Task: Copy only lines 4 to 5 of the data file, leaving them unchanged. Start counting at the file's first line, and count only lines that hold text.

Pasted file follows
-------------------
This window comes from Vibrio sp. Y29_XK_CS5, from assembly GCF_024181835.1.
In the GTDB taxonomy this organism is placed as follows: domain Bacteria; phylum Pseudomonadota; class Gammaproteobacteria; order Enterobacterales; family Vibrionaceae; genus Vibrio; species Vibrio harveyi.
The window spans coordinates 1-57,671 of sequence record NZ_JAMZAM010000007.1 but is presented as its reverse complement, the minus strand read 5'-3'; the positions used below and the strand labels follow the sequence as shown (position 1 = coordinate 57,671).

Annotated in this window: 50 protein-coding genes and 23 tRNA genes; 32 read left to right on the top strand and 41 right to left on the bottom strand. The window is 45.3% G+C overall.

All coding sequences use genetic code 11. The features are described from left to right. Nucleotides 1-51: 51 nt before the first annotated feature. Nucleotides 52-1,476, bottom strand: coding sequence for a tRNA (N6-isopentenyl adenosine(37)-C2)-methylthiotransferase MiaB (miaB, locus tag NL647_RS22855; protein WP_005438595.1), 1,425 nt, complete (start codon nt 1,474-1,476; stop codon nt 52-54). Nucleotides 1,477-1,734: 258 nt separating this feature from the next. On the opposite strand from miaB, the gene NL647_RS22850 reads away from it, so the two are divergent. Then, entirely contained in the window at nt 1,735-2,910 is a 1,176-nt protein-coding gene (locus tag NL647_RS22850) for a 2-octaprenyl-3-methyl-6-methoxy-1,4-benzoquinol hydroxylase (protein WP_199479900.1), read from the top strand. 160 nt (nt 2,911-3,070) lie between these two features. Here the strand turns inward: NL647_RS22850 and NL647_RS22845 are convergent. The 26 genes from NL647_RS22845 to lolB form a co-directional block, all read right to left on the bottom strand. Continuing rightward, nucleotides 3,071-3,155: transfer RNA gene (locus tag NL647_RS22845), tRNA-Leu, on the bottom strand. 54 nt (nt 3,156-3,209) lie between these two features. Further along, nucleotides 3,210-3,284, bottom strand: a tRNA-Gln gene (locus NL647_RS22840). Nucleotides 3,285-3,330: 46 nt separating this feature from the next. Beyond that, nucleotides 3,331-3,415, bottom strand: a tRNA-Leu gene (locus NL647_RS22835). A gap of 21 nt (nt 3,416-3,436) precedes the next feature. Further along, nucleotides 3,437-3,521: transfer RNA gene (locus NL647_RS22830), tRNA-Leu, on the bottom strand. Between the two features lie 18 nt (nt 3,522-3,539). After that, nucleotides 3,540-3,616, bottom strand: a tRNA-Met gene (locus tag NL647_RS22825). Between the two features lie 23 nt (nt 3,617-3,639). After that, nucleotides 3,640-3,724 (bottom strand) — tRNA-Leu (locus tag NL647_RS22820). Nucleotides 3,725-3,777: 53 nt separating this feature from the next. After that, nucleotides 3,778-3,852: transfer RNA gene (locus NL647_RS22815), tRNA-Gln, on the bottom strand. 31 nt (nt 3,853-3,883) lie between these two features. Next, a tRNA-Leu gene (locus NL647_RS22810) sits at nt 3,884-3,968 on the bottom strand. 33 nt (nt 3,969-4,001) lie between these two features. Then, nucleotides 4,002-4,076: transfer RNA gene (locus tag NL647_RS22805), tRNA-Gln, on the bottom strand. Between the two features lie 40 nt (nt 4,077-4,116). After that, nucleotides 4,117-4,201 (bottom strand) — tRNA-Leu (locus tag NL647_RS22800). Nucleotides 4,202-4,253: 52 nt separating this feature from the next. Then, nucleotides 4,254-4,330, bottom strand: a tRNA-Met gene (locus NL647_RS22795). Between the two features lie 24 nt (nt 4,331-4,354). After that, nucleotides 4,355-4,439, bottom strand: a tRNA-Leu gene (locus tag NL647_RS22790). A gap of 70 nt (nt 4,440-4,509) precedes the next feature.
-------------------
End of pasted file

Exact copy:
Annotated in this window: 50 protein-coding genes and 23 tRNA genes; 32 read left to right on the top strand and 41 right to left on the bottom strand. The window is 45.3% G+C overall.

All coding sequences use genetic code 11. The features are described from left to right. Nucleotides 1-51: 51 nt before the first annotated feature. Nucleotides 52-1,476, bottom strand: coding sequence for a tRNA (N6-isopentenyl adenosine(37)-C2)-methylthiotransferase MiaB (miaB, locus tag NL647_RS22855; protein WP_005438595.1), 1,425 nt, complete (start codon nt 1,474-1,476; stop codon nt 52-54). Nucleotides 1,477-1,734: 258 nt separating this feature from the next. On the opposite strand from miaB, the gene NL647_RS22850 reads away from it, so the two are divergent. Then, entirely contained in the window at nt 1,735-2,910 is a 1,176-nt protein-coding gene (locus tag NL647_RS22850) for a 2-octaprenyl-3-methyl-6-methoxy-1,4-benzoquinol hydroxylase (protein WP_199479900.1), read from the top strand. 160 nt (nt 2,911-3,070) lie between these two features. Here the strand turns inward: NL647_RS22850 and NL647_RS22845 are convergent. The 26 genes from NL647_RS22845 to lolB form a co-directional block, all read right to left on the bottom strand. Continuing rightward, nucleotides 3,071-3,155: transfer RNA gene (locus tag NL647_RS22845), tRNA-Leu, on the bottom strand. 54 nt (nt 3,156-3,209) lie between these two features. Further along, nucleotides 3,210-3,284, bottom strand: a tRNA-Gln gene (locus NL647_RS22840). Nucleotides 3,285-3,330: 46 nt separating this feature from the next. Beyond that, nucleotides 3,331-3,415, bottom strand: a tRNA-Leu gene (locus NL647_RS22835). A gap of 21 nt (nt 3,416-3,436) precedes the next feature. Further along, nucleotides 3,437-3,521: transfer RNA gene (locus NL647_RS22830), tRNA-Leu, on the bottom strand. Between the two features lie 18 nt (nt 3,522-3,539). After that, nucleotides 3,540-3,616, bottom strand: a tRNA-Met gene (locus tag NL647_RS22825). Between the two features lie 23 nt (nt 3,617-3,639). After that, nucleotides 3,640-3,724 (bottom strand) — tRNA-Leu (locus tag NL647_RS22820). Nucleotides 3,725-3,777: 53 nt separating this feature from the next. After that, nucleotides 3,778-3,852: transfer RNA gene (locus NL647_RS22815), tRNA-Gln, on the bottom strand. 31 nt (nt 3,853-3,883) lie between these two features. Next, a tRNA-Leu gene (locus NL647_RS22810) sits at nt 3,884-3,968 on the bottom strand. 33 nt (nt 3,969-4,001) lie between these two features. Then, nucleotides 4,002-4,076: transfer RNA gene (locus tag NL647_RS22805), tRNA-Gln, on the bottom strand. Between the two features lie 40 nt (nt 4,077-4,116). After that, nucleotides 4,117-4,201 (bottom strand) — tRNA-Leu (locus tag NL647_RS22800). Nucleotides 4,202-4,253: 52 nt separating this feature from the next. Then, nucleotides 4,254-4,330, bottom strand: a tRNA-Met gene (locus NL647_RS22795). Between the two features lie 24 nt (nt 4,331-4,354). After that, nucleotides 4,355-4,439, bottom strand: a tRNA-Leu gene (locus tag NL647_RS22790). A gap of 70 nt (nt 4,440-4,509) precedes the next feature.